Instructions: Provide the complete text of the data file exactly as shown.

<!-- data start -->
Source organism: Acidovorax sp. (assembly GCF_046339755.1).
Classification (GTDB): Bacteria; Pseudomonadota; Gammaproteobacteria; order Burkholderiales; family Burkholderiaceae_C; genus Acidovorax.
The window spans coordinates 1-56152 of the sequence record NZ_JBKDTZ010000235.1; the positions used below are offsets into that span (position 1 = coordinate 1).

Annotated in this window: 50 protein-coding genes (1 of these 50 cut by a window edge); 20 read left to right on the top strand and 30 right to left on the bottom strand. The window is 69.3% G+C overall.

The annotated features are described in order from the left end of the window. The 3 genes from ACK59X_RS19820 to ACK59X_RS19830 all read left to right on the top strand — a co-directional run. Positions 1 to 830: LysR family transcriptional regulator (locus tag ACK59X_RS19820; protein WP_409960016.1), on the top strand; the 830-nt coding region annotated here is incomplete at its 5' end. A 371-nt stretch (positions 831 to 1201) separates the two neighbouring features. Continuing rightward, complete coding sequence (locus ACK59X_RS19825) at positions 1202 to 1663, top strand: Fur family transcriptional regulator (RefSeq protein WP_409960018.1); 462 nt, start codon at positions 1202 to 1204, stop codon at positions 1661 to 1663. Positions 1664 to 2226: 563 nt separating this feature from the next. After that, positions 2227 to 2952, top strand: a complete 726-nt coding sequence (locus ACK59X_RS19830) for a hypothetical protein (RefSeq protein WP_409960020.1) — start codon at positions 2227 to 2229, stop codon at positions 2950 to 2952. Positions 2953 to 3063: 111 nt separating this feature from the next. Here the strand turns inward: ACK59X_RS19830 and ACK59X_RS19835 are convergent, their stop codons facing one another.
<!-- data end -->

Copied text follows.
Source organism: Acidovorax sp. (assembly GCF_046339755.1).
Classification (GTDB): Bacteria; Pseudomonadota; Gammaproteobacteria; order Burkholderiales; family Burkholderiaceae_C; genus Acidovorax.
The window spans coordinates 1-56152 of the sequence record NZ_JBKDTZ010000235.1; the positions used below are offsets into that span (position 1 = coordinate 1).

Annotated in this window: 50 protein-coding genes (1 of these 50 cut by a window edge); 20 read left to right on the top strand and 30 right to left on the bottom strand. The window is 69.3% G+C overall.

The annotated features are described in order from the left end of the window. The 3 genes from ACK59X_RS19820 to ACK59X_RS19830 all read left to right on the top strand — a co-directional run. Positions 1 to 830: LysR family transcriptional regulator (locus tag ACK59X_RS19820; protein WP_409960016.1), on the top strand; the 830-nt coding region annotated here is incomplete at its 5' end. A 371-nt stretch (positions 831 to 1201) separates the two neighbouring features. Continuing rightward, complete coding sequence (locus ACK59X_RS19825) at positions 1202 to 1663, top strand: Fur family transcriptional regulator (RefSeq protein WP_409960018.1); 462 nt, start codon at positions 1202 to 1204, stop codon at positions 1661 to 1663. Positions 1664 to 2226: 563 nt separating this feature from the next. After that, positions 2227 to 2952, top strand: a complete 726-nt coding sequence (locus ACK59X_RS19830) for a hypothetical protein (RefSeq protein WP_409960020.1) — start codon at positions 2227 to 2229, stop codon at positions 2950 to 2952. Positions 2953 to 3063: 111 nt separating this feature from the next. Here the strand turns inward: ACK59X_RS19830 and ACK59X_RS19835 are convergent, their stop codons facing one another.